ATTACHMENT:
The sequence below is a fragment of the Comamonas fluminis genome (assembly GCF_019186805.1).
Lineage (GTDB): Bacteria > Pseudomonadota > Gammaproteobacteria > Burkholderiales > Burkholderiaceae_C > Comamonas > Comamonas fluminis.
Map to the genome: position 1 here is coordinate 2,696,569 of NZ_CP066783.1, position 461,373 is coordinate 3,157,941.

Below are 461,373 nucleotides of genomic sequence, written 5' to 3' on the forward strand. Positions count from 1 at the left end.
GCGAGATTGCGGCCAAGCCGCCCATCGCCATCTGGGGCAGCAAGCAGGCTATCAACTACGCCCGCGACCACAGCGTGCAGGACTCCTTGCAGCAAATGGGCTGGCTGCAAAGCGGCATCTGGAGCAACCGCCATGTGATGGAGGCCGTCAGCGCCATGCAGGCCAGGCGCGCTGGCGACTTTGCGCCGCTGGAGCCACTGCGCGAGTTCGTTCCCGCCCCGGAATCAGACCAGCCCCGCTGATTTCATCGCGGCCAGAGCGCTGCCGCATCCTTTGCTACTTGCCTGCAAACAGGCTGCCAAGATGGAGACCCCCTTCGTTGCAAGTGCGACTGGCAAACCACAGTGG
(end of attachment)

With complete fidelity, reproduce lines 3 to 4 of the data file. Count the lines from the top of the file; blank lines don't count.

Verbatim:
Map to the genome: position 1 here is coordinate 2,696,569 of NZ_CP066783.1, position 461,373 is coordinate 3,157,941.

Below are 461,373 nucleotides of genomic sequence, written 5' to 3' on the forward strand. Positions count from 1 at the left end.